Background: Low testosterone, or hypogonadism, is a common condition affecting more than 5 million men between ages 30 and 80 years in the United States. Low testosterone is associated with decreased sex drive, soft and small testes, decreased sperm counts, decreased bone density and muscle mass, increased body fat, hot flashes, gynecomastia (breast enlargement) and body hair loss with decreased need for shaving of facial hair. Symptoms of low testosterone also include tiredness, depressed mood, and reduced mental concentration. Large studies have shown that testosterone levels decline with age. In addition, conditions such as diabetes, heart disease, metabolic syndrome, obesity, HIV infection, varicocele, alcohol abuse, narcotic use, and steroid use have been associated with low testosterone.
Diagnosis: Low testosterone is initially diagnosed by checking blood levels of free and total testosterone (produced predominantly by testes) in the morning on two occasions, luteinizing hormone (LH), follicle-stimulating hormone (FSH) which are both from part of the brain called the pituitary, estradiol, and inquring about patient symptoms. According to most national guidelines, total testosterone levels below 300-350 nanograms per deciliter (ng/dl) are considered diagnostic for hypogonadism but must be interpreted along with patient symptoms. The normal range of serum total testosterone is 300-800 ng/dl (ideal levels lie between 600 and 800 ng/dl). Prior to initiation of any testosterone replacement, prostate specific antigen (PSA, a marker for prostate cancer) and blood count (hematocrit) should be checked since these may indicate possible contraindications to treatment.
Treatment: The goal of testosterone replacement therapy (TRT) is increase the daily circulating levels of testosterone to be within the normal reference range. TRT has been approved by the FDA since 1973. There are several approved options available using 5 different routes of administration for the treatment of androgen deficiency, including oral, buccal adherent tablets, transdermal (gels, solutions, patches), injectable, and implantable formulations of testosterone. See Table below for summary of these options.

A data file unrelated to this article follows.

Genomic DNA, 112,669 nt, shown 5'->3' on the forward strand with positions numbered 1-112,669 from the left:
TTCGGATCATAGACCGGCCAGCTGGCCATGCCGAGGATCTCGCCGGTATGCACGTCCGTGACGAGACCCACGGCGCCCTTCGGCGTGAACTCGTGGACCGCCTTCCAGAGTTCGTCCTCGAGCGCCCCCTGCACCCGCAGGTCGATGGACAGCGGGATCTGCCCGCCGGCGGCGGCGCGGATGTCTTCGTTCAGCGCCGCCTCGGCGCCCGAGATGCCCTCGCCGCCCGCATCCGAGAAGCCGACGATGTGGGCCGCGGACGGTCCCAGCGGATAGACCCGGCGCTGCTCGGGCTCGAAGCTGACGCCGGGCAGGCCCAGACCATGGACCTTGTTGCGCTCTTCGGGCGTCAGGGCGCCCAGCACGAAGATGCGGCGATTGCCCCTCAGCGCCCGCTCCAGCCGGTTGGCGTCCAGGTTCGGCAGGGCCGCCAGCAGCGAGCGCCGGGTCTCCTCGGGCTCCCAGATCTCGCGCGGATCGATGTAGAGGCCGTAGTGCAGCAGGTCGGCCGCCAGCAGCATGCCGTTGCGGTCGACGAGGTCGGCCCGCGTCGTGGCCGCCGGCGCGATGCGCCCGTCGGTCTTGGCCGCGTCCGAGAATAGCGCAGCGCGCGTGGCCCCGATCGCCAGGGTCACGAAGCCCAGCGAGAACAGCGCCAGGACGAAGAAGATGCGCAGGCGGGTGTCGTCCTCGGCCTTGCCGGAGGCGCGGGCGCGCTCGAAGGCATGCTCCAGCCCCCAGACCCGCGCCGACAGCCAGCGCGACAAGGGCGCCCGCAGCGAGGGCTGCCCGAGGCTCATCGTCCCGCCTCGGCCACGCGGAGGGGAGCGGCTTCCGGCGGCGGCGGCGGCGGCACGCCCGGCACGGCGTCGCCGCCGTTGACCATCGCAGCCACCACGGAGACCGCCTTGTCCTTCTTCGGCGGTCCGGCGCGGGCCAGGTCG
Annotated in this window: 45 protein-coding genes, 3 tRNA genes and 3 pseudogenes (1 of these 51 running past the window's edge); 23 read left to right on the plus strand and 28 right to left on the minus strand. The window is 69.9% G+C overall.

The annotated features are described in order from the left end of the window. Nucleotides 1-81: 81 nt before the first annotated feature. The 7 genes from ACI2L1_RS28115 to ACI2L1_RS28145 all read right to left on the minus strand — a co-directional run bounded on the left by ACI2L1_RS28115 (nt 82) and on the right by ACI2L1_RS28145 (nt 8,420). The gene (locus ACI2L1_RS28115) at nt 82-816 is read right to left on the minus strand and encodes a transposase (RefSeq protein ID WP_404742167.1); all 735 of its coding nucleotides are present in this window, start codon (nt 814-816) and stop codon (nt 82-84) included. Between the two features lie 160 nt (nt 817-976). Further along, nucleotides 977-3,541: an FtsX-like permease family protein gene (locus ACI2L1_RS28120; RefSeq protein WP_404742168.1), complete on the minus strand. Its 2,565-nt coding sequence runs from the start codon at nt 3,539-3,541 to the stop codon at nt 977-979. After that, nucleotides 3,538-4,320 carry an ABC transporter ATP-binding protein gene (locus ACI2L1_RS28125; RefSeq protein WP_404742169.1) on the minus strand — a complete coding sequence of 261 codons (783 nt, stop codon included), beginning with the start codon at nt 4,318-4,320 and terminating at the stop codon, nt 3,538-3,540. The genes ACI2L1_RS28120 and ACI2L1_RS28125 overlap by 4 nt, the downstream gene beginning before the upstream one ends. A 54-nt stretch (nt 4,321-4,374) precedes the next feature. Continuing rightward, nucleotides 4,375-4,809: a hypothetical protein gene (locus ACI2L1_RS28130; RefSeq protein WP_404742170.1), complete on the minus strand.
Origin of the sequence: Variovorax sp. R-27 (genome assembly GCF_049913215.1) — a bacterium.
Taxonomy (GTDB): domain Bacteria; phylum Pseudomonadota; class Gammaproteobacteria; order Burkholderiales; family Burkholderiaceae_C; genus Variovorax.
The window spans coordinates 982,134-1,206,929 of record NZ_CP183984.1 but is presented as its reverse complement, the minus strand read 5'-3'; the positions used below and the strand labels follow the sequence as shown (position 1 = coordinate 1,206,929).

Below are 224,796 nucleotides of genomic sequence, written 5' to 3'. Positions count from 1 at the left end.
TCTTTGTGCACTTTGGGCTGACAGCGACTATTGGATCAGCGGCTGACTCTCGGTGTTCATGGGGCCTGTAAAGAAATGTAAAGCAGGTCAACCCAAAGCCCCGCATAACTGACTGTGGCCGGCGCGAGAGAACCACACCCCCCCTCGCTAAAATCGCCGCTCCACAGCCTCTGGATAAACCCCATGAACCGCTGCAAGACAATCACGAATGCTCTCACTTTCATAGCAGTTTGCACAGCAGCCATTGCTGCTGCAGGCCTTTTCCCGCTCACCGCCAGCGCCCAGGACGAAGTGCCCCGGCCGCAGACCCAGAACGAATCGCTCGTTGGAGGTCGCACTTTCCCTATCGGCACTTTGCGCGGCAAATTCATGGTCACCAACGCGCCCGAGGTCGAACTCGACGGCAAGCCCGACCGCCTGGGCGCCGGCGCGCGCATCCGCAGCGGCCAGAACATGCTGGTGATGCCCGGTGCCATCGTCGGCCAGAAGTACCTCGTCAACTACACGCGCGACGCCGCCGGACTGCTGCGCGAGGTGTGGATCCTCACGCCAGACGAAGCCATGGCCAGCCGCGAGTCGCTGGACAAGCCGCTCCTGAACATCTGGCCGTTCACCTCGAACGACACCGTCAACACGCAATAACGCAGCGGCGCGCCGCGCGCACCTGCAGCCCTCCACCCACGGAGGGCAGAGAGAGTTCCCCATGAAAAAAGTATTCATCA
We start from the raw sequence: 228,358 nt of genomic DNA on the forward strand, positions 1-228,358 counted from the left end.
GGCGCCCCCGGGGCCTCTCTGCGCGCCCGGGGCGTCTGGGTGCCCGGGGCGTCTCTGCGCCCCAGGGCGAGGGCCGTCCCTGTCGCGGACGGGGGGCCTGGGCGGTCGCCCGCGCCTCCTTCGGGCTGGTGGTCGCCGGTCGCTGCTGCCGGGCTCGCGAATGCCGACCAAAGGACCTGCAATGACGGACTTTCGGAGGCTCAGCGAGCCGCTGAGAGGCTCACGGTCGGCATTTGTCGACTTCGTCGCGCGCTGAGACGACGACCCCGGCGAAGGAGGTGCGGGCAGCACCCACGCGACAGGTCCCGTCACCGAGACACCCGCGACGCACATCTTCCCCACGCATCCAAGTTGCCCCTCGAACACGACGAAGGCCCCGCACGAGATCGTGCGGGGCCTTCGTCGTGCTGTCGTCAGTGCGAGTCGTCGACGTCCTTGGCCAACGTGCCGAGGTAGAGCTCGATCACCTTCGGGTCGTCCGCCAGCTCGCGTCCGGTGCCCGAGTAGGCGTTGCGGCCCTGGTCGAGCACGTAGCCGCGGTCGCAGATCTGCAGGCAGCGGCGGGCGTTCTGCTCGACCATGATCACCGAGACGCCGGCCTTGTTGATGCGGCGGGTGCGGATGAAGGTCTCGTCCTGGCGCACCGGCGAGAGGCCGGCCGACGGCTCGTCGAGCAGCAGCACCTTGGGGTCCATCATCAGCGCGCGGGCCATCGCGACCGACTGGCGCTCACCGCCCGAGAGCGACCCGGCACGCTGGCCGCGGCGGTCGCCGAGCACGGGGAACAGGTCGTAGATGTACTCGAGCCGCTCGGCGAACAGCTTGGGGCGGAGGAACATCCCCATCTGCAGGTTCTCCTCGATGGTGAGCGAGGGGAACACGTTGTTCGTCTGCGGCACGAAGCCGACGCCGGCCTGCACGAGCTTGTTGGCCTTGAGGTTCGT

95% of men receiving hypogonadism treatment receive transdermal or injectable testosterone. Transdermal topical (applied on and absorbed across the skin) medications include Androgel 1%®, Androgel 1.62%®, Testim® (each applied daily to shoulders and upper arms to the area covered by a T-shirt), Fortesta® (applied daily to front/inner upper thighs), and Axiron® (applied daily to underarms). The exact dosage is determined and adjusted based on your baseline serum testosterone and and follow-up values. Transdermal preparations achieve normal testosterone levels in up to 87% of men, but require daily application in the early morning to clean dry skin after showering, and adequate (up to 5 minutes) drying time. Following skin application, the steroid is rapidly absorbed into the stratum corneum (part of the skin), which forms a storage reservoir and acts as a rate-controlling area to deliver testosterone continuously over a 24-hour period. All topical formulations have potential for transference to women and children (increased hair in women, and irreversible bone changes in children) and may cause skin reactions. Long-term studies of testosterone gels are safe and with good results raising testosterone to the normal range. As an alternative to gels, topical patches either using scrotal (Testosderm®) or non-genital skin (Androderm®) also cause skin reaction.